What Water Quality Parameters Does EarthViews Measure?

Water Quality Data Collection

Often when we are setting up to go map an area people will pass buy and ask about the different sensors being used. When we bring up the fact that we are collecting water quality measurements in concert with each geolocated 360-degree panoramic image the next question is always, what are you measuring in the water? So here is an answer as it relates to the nearshore mapping we are doing in Puget Sound. 

Puget Sound Water Quality

Puget Sound is a fjord with a diverse bottom bathymetry. It also has a diverse nearshore, encompassing urbanized, sub-urban and more natural shorelines. This diversity is the result of the size of the waterway, making up nearly 1300 miles of shoreline. Because of its shape and size many areas create bottlenecks to seawater exchange from tidal influences. This can result in long long times for seawater to remain in certain areas exacerbating any negative impacts to water quality by people. Marne life in the Sound has evolved to be very specific with regards to habitat and water conditions. Degradation of these water quality parameters therefore can have lasting impacts.

  • One of the major concerns right now is acidification. pH of the water can decrease as a result of large amounts of carbon dioxide in the water. These levels have been decreasing because of climate change, destroying the calcium shells of baby oysters, clams and other shellfish, making it hard for them to reproduce. 
  • An equally problematic human induced water quality problem in Puget Sound is wastewater contamination from sewer overflows and leaky septic systems. The extra nutrient inputs from this contamination can cause harmful algal blooms which make shellfish poisonous. These blooms can also create eutrophication depleting certain areas of oxygenated water, creating “dead zones” where nothing can live. These zones have been seen at certain times of year in Hood Canal where tidal seawater exchange is slow. 
  • Toxic heavy metals are another source of severe impacts to water quality. These metals were, and still are introduced in urban industrial settings. Some of these areas have become SuperFund sites where hundreds of millions of dollars are spent to eliminate legacy pollution impacts.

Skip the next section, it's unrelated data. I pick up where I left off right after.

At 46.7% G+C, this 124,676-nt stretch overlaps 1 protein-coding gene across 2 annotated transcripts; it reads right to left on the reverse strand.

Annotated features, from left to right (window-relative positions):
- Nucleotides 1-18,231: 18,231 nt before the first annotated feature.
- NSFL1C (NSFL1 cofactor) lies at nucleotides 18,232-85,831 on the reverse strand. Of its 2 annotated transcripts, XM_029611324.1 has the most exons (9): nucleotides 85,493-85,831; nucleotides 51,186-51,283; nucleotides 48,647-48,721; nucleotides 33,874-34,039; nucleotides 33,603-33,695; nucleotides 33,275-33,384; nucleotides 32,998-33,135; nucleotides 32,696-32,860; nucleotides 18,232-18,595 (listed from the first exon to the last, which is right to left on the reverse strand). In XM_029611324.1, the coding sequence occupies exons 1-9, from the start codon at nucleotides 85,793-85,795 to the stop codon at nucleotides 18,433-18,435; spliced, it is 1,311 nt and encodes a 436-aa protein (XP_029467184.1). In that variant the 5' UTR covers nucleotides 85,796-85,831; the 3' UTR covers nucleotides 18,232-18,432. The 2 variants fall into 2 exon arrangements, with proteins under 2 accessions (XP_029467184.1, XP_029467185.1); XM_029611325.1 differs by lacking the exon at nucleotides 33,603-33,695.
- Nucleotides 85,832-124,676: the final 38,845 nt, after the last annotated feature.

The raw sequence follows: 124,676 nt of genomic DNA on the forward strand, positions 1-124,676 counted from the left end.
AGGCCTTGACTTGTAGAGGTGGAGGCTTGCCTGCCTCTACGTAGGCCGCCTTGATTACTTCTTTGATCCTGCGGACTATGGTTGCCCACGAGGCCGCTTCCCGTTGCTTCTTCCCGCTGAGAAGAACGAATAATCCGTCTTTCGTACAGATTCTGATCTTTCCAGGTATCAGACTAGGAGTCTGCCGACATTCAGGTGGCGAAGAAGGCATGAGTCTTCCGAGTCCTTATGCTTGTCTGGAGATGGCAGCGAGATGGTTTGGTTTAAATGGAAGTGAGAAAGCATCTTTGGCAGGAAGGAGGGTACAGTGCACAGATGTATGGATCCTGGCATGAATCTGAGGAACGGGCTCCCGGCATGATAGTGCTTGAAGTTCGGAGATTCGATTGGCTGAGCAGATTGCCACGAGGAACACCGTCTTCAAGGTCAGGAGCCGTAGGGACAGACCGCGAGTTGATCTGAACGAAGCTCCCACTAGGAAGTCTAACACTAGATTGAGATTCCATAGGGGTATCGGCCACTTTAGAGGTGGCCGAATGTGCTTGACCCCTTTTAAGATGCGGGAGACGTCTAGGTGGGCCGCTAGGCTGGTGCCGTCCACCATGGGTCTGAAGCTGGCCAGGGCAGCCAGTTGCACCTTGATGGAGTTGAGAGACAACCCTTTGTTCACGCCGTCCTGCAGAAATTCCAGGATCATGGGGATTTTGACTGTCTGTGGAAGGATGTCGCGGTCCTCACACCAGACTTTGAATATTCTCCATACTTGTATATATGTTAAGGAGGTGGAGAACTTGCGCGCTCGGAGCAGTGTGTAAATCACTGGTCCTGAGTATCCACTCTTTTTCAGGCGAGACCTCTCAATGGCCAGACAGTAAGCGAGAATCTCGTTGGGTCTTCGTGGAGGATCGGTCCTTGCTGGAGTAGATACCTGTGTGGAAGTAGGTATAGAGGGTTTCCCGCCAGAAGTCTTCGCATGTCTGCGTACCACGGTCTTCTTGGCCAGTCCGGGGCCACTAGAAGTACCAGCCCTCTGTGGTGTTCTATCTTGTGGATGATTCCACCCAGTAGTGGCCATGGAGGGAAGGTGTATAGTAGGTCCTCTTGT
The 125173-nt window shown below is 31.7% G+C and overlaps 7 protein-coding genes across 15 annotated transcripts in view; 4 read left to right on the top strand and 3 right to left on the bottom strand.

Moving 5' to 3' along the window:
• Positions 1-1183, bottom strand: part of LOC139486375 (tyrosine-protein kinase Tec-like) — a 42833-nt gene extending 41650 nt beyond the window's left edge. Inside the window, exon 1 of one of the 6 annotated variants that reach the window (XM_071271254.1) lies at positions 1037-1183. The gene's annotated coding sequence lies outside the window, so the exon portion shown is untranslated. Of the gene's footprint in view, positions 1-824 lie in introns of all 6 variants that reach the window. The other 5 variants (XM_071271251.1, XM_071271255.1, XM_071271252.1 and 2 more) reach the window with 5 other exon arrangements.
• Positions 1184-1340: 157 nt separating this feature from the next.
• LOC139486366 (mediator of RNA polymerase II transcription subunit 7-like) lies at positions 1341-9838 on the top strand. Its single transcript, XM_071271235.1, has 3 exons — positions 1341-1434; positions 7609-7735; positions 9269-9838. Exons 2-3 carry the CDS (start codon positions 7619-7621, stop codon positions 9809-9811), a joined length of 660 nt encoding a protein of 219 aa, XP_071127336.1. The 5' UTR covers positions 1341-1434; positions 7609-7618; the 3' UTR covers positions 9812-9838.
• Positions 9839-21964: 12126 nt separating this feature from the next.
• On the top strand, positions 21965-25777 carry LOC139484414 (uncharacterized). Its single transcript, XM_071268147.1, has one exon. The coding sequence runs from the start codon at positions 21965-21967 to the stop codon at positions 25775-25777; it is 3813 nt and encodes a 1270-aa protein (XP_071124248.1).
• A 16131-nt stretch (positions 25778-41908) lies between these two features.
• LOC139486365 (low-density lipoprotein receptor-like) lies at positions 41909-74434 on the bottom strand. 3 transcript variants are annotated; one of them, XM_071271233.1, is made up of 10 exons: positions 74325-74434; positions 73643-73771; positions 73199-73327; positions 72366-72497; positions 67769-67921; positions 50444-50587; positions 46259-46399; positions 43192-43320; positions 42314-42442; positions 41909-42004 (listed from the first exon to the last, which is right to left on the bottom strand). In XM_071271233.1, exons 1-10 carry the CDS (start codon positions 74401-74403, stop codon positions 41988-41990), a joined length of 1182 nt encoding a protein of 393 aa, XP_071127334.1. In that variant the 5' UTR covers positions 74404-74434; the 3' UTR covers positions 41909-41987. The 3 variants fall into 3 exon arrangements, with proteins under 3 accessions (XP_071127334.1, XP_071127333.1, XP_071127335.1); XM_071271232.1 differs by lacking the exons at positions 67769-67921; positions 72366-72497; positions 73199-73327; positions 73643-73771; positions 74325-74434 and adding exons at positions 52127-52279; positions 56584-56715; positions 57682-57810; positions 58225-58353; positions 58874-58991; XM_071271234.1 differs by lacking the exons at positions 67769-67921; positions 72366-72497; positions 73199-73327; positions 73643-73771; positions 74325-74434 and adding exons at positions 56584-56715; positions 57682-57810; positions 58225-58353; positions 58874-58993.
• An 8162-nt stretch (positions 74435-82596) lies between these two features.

Water Quality Fundamentals 

When measuring water quality scientists test three major categories: physical parameters like temperature, pH, and dissolved oxygen, biological parameters like bacteria levels and chemical levels like PCB’s. We focus on the following physical parameters: Temperature, pH, Dissolved Oxygen, and Salinity. Below is a table describing the specifications of the measurements collected by the instrument we use.  

Hana Water Quality Measurement Specifications

pH range0.00 to 14.00 pH
pH accuracy+ or – 0.02 pH
pH/mV input range+ or – 600.00mV
pH/mV input accuracy+ or – 0.5mV
ORP range+ or – 2,000.0mV
ORP accuracy+ or – 1.0mV
Dissolved oxygen range0.0 to 500.0% / 0.00 to 50.00mg/L
Dissolved oxygen accuracy0.0 to 300.0%, + or – 1.5% of reading or + or – 1.0% (whichever is greater)300.0 to 500.0%, + or – 3% of reading0.00 to 30.00mg/L, + or – 1.5% of reading or 0.10mg/L (whichever is greater)30.00mg/L to 50.00mg/L, + or – 3% of reading
Conductivity range0 to 200.0mS/cm (absolute EC up to 400mS/cm)
Conductivity accuracy+ or – 1% of reading or + or – μ/cm, whichever is greater
Resistivity range0 to 999,999Ωcm; 0 to 1,000.0kΩcm; 0 to 1.0000MΩcm
Resistivity resolutionDependent on resistivity reading
TDS range0 to 40,000mg/L or ppm (maximum value depends on TDS factor)
TDS accuracy+ or – 1% or + or – mg/L (ppm), whichever is greater
Salinity range0.00 to 70.00 PSU (Extended Practical Salinity Scale)
Salinity accuracy+ or – 2% of reading or 0.01 PSU, whichever is greater
Temperature range-5.00 to 55 degrees C/23 to 131 degrees F/268.15 to 328.15 degrees K
Battery type(4) 1.5V alkaline C cells, or (4) 1.2V rechargeable C cells
WeightMeter 750g/26.5oz.; Probe 750g/26.5oz.
Dimensions221 x 115 x 55mm/8.7 x 4.5 x 2.2 inches (H x W x D)

EarthViews Methods